Today I want to talk about the anxiety we feel when we share. So much of the work that I do is to help writers feel a sense of purpose and strategy in sharing their books, their writing, and their mission. But there are often hidden emotions and psychology which stops us from sharing, delays us from sharing, and makes us feel bad about sharing.
That’s not good.
I believe sharing helps your writing and art change people’s lives for the better. So I want to address the anxiety head on, because anxiety tends to thrive in silence. Let’s dig in…
All the Anxiety, All of the Time
What can anxiety around sharing look like? Well, here is a partial list:
- Fear of saying the wrong thing.
- Fear that you don’t have enough to say.
- Fear you will start marketing too soon. Or too late.
- Wanting your work to be seen, but also having a fear of it being seen.
- Wanting to share your work, but not look like you are sharing your work.
- Feeling impostor’s syndrome: that by sharing, you are exposing yourself as a fraud, because “real writers don’t worry about marketing” or some other narrative.
- Fear of negative reaction from others.
- Fear of overly positive reaction from others.
- Fear of looking like you are showboating or gloating.
- Fear of looking self-involved and egotistical.
- Not wanting to come off as pretentious. But also not wanting to come off as shallow.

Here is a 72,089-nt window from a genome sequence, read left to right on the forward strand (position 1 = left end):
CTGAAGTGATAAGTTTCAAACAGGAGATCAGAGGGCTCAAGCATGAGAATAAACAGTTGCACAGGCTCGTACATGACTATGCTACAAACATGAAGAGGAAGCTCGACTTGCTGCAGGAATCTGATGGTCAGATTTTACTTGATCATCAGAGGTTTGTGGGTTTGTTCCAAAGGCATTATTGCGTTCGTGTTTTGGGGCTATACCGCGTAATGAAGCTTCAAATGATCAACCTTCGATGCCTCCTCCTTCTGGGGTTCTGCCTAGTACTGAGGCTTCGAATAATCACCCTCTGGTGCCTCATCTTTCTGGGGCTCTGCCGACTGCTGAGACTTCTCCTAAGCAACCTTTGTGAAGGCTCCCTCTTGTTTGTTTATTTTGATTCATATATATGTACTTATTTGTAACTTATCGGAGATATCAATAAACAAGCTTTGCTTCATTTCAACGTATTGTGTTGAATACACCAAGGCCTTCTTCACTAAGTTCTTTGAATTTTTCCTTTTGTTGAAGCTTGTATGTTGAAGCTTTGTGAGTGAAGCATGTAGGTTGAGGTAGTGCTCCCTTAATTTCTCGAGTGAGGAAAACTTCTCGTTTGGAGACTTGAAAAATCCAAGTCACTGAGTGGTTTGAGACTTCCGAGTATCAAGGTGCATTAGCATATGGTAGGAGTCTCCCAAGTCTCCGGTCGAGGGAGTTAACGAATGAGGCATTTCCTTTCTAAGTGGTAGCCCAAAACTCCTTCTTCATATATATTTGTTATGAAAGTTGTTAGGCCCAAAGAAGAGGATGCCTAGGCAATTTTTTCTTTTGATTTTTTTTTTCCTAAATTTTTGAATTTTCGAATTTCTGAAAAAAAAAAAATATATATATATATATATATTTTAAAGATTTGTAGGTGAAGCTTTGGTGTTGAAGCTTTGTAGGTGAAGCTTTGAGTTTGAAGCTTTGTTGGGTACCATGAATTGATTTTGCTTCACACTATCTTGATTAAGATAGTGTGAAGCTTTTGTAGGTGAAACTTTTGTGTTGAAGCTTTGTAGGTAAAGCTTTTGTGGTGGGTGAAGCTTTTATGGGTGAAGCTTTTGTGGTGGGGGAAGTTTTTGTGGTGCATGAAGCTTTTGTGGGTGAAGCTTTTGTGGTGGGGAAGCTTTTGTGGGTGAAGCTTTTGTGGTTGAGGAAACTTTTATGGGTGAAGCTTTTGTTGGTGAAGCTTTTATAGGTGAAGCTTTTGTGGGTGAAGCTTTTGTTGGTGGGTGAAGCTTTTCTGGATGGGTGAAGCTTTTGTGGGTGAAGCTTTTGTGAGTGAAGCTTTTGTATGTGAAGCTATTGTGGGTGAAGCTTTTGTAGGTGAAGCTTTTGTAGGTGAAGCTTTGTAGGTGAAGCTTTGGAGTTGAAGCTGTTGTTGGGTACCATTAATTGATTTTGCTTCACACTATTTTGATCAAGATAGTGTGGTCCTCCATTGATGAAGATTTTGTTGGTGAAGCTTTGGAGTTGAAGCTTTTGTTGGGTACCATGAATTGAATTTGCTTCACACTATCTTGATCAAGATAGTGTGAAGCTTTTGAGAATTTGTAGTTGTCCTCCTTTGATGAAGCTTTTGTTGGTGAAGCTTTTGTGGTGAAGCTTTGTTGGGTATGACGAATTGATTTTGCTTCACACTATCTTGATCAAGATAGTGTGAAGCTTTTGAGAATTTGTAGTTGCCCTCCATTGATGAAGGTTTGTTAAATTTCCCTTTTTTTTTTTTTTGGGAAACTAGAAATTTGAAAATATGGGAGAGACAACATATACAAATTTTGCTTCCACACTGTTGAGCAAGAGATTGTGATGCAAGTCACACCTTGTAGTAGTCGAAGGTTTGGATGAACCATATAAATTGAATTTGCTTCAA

- Dealing with your own inner critic.
I can go on. I have to imagine that some of these will feel familiar to you. They do to me. It is easy for this anxiety to get the best of us, preventing us from sharing our writing. But I want to remind you that anxiety is not always the reality.
The Narratives In Our Heads
I was chatting with a writer recently about the fear they had around sharing on Instagram. It was this: the fear of being seen as too self-involved. That if they shared about their life, their thoughts, their experiences, that it would look like they vying for attention. Inherently, we don’t want our friends, family, and colleagues to judge us in a negative way. And of course, we don’t want readers to either!
I posted a video this week where I explored why we don’t share what we create with those we know:
Sometimes that judgement comes in an overt manner, someone saying to you: “I think it is a waste of time for you to write a novel.” But more often, it comes as subtle judgement. Watch the video to hear me doing voices of the mildly disapproving family member.
How You Share is a Craft
I believe that how you share is a craft. It is something you learn and get better at, just like writing. I study this. This week I was watching a video that I would like to use an example of understanding how someone finds a way to share. Okay, so if I told you “there is this Gen Z influencer who has 10 million followers,” what do you think her videos would look like? Maybe you would say something like, “Oh, I bet they are TikTok dances, because all the kids love that. Her videos are definitely short because people have short attention spans nowadays. There’s probably quick cuts, and of course, the hottest song would be playing in it.”
All of those assessments are based in logic of what we hear is “popular nowadays.” Yet it is the exact opposite of what Emma Chamberlain shares, and the exact opposite of what her audience of Gen Z and millennials wants.